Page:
Why Are Law Firms Subject to Privacy Law?

On a big-picture level, lawyers should understand that lawyers and law firms have to comply with privacy laws. Lawyers often have very sensitive, confidential information stored on their mobile devices, networks, and computers.

Depending on the practice area, lawyers may be gathering highly sensitive or confidential information from their clients or other sources. The specifics, of course, will vary depending on the nature of the law practice, but below are some practical considerations for all lawyers.

Top Ten Privacy Practices for Attorneys

1.  There are several free or low-cost programs that allow a subscriber to send encrypted emails. Lawyers should consider using this type of software if they send email with private or confidential information. Some examples of these services include Tutanota and Virtru.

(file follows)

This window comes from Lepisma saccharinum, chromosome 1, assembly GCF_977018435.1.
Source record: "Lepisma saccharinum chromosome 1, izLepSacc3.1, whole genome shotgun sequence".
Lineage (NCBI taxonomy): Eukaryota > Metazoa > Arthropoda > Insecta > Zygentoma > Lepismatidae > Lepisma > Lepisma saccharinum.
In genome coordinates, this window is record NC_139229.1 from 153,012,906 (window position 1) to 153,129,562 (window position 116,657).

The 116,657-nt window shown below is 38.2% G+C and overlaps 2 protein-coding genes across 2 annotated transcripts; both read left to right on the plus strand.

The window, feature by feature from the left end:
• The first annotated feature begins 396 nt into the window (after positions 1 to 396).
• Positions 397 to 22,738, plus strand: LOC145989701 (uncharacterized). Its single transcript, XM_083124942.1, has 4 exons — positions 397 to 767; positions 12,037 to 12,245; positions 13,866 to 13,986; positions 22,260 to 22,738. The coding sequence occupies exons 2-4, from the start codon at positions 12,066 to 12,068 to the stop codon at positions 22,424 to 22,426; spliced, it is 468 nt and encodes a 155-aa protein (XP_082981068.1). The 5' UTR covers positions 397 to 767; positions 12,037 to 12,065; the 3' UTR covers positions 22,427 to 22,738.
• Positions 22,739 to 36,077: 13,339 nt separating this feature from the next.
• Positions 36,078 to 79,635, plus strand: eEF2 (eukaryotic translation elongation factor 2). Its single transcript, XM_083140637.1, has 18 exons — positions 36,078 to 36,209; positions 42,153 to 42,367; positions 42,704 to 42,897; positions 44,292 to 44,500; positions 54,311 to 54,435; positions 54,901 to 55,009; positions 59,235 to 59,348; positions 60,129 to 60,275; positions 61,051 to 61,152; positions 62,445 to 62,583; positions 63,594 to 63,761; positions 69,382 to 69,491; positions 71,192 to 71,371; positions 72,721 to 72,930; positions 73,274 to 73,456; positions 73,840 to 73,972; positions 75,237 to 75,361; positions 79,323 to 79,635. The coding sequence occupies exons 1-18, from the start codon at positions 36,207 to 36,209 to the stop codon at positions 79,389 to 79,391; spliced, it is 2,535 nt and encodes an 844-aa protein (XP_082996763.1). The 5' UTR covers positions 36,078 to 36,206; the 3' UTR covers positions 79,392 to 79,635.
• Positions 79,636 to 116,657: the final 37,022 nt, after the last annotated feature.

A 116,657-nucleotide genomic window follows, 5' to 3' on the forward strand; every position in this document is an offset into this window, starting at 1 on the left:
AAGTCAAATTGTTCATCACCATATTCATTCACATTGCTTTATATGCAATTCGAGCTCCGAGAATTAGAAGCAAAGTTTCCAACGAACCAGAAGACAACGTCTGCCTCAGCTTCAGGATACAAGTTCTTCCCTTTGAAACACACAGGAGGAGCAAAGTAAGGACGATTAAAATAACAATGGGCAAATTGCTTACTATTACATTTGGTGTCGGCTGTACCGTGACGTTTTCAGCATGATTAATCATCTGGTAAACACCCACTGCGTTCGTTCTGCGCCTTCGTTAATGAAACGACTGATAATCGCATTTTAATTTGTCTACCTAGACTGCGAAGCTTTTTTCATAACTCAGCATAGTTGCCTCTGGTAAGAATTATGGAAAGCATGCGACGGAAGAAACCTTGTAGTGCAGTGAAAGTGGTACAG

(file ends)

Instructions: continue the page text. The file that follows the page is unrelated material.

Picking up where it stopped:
2.  Law firms should post a privacy policy on their website. California state law requires a posted privacy policy on commercial web sites that collect personally identifiable information. If the website allows visitors to sign up for webinars, newsletters, or contact an attorney (and thus provide their contact information), the site needs a privacy policy. The California Online Privacy Protection Act of 2003 (CalOPPA) requires businesses to conspicuously post a privacy policy and to actually comply with it or risk being penalized by the Federal Trade Commission for deceptive privacy advertising.